- The Washington Times - Tuesday, April 12, 2016

North Carolina Gov. Pat McCrory on Tuesday issued a clarification to a law prohibiting people from using the public facilities of the opposite sex, saying he had listened to “feedback” from constituents and was taking action to “affirm and improve the state’s commitment to privacy and equality.”

The executive order does not change the main component of the law concerning public access to facilities, but lets private actors determine how to regulate their own restrooms, locker rooms and changing rooms — a move that transgender rights advocates promptly called inadequate.

“After listening to people’s feedback during the last several weeks on this issue, I have come to the conclusion that there is a great deal of misinformation, misinterpretation, confusion, passion and, frankly, selective outrage and hypocrisy, especially against the great state of North Carolina,” Mr. McCrory said in a video announcement accompanying the executive order.



“But based on this feedback, I am taking action to affirm the state’s commitment to privacy and equality,” he said.

Mr. McCrory also extended North Carolina anti-discrimination laws to cover employment discrimination on the basis of gender identity and sexual orientation. The governor said he will also instruct the legislature to revoke a prohibition on suing in state courts over discrimination.

The order came just hours after Deutsche Bank announced it was freezing a plan to create 250 new jobs at a Cary, North Carolina, software development center in response to the legislation. The office currently employees 900 North Carolinians, whom the bank said are not at risk of losing their jobs.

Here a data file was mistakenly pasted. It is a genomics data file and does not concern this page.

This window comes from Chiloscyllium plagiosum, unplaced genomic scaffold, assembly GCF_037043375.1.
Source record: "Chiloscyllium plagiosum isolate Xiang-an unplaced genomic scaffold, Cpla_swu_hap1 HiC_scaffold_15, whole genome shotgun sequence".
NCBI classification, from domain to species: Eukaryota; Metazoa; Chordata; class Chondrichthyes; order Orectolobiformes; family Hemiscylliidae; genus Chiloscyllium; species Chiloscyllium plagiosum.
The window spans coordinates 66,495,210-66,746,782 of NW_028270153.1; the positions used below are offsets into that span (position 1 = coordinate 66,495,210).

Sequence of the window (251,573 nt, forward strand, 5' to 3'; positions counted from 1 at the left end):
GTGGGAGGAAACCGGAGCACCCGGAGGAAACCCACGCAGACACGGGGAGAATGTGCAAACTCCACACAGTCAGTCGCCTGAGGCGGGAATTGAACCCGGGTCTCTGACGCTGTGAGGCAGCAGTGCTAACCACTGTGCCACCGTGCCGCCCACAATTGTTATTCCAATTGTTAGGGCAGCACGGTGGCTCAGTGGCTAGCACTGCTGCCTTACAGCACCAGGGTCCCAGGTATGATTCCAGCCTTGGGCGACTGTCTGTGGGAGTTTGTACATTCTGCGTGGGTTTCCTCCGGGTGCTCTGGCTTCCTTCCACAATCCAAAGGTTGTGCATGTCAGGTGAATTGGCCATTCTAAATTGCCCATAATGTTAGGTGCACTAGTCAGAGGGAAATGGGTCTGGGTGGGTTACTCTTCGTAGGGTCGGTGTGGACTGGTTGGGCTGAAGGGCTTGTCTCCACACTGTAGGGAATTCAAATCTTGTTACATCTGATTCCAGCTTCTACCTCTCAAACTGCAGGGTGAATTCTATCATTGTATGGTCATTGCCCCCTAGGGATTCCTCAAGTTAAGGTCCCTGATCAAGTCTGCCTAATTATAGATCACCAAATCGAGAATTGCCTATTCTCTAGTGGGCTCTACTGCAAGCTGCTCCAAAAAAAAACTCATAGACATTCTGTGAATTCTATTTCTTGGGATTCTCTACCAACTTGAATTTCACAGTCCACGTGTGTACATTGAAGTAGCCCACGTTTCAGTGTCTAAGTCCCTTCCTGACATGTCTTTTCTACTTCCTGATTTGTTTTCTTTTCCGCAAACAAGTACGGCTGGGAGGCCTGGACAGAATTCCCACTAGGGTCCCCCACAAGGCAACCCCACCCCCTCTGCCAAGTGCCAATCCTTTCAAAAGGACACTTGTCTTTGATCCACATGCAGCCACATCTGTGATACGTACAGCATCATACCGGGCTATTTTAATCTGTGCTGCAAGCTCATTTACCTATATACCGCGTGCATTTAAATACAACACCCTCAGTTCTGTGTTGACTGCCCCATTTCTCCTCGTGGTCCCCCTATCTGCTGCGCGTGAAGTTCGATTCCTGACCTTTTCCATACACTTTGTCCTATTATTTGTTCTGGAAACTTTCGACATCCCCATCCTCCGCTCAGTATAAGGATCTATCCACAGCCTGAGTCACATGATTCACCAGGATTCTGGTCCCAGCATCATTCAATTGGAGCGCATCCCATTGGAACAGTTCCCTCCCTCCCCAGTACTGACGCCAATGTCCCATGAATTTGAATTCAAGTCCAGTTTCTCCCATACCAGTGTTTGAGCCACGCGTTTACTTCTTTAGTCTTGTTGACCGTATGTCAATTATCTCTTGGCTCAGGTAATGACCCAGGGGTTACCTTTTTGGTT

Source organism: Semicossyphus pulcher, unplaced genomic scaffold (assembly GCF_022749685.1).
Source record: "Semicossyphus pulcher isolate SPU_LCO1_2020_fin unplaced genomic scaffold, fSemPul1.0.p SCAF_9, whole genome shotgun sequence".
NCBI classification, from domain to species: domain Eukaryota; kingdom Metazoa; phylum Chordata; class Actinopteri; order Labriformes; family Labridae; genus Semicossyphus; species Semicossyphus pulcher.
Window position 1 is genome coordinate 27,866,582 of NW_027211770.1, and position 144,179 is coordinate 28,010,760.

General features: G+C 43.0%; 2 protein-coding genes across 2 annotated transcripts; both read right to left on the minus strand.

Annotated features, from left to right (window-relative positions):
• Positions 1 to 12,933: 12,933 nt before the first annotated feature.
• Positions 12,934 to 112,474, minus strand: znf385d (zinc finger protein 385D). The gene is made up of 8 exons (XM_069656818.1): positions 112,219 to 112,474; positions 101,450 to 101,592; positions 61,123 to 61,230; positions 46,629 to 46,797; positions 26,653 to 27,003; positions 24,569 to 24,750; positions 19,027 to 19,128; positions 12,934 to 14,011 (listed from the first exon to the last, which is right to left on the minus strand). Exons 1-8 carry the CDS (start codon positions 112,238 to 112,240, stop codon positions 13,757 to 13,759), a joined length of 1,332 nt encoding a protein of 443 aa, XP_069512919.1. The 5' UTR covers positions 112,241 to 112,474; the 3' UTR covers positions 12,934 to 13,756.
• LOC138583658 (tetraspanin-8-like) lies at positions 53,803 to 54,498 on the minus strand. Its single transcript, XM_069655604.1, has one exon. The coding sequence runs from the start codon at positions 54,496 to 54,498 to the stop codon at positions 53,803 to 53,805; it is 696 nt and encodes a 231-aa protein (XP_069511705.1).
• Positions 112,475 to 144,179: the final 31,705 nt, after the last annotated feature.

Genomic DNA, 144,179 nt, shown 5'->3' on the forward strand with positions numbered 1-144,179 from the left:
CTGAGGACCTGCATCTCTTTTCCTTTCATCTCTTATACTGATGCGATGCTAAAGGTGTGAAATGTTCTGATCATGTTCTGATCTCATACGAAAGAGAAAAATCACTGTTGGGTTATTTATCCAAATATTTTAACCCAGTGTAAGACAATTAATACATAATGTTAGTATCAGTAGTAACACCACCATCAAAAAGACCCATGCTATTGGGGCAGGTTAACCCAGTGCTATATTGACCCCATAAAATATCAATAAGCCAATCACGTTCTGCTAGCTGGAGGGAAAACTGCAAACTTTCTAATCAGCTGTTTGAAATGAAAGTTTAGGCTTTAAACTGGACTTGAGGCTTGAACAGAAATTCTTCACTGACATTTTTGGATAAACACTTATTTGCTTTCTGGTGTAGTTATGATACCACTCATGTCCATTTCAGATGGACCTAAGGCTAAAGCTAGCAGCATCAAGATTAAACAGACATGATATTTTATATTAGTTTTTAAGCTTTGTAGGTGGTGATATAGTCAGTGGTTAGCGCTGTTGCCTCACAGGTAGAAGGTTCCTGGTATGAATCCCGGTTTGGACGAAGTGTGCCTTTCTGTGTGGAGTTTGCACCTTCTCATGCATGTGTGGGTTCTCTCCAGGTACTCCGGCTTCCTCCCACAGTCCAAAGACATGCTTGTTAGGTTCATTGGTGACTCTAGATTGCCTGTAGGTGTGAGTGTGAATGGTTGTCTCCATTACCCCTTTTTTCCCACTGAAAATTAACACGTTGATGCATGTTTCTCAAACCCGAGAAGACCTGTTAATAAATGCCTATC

SEE ALSO: Senators pressure NBA to move All-Star Game from North Carolina


The German bank was just the latest blue-chip corporation to voice opposition to the North Carolina law.

More than 130 CEOs, including those from Facebook, Google and Apple, signed a letter to Mr. McCrory saying the law goes against their values and threatens their ability to do business in the state. And PayPal withdrew a plan to build a facility in Charlotte that would have employed 400 North Carolinians in high-skill jobs.

Several celebrities have also spoken out against the law, including singer Bruce Springsteen, who canceled a show scheduled in North Carolina in response to the legislation.

Mr. McCrory said he does not anticipate the revisions will placate some of the law’s opponents, who contend it discriminates against transgender people who want to use public facilities on the basis of gender identity rather than biological sex.

Sarah Preston, who is acting executive director of the American Civil Liberties Union of North Carolina, called the executive order a “poor effort to save face for his sweeping attacks on the LGBT community.”

“With this executive order, LGBT individuals still lack legal protections from discrimination, and transgender people are still explicitly targeted and forced to use the wrong restroom,” Ms. Preston said in a press release.


SEE ALSO: XHamster.com porn site blocks North Carolina users over bathroom bill


Sarah Warbelow, legal director for the Human Rights Campaign, called Mr. McCrory’s actions “insufficient.”

“It’s absurd that he’ll protect people from being fired but will prohibit them from using the employee restroom consistent with their gender identity,” Ms. Warbelow said in a press release. “The North Carolina Legislature must act to right this wrong as swiftly as possible. They created this horrendous law, and they need to repeal it.”

• Bradford Richardson can be reached at brichardson@washingtontimes.com.

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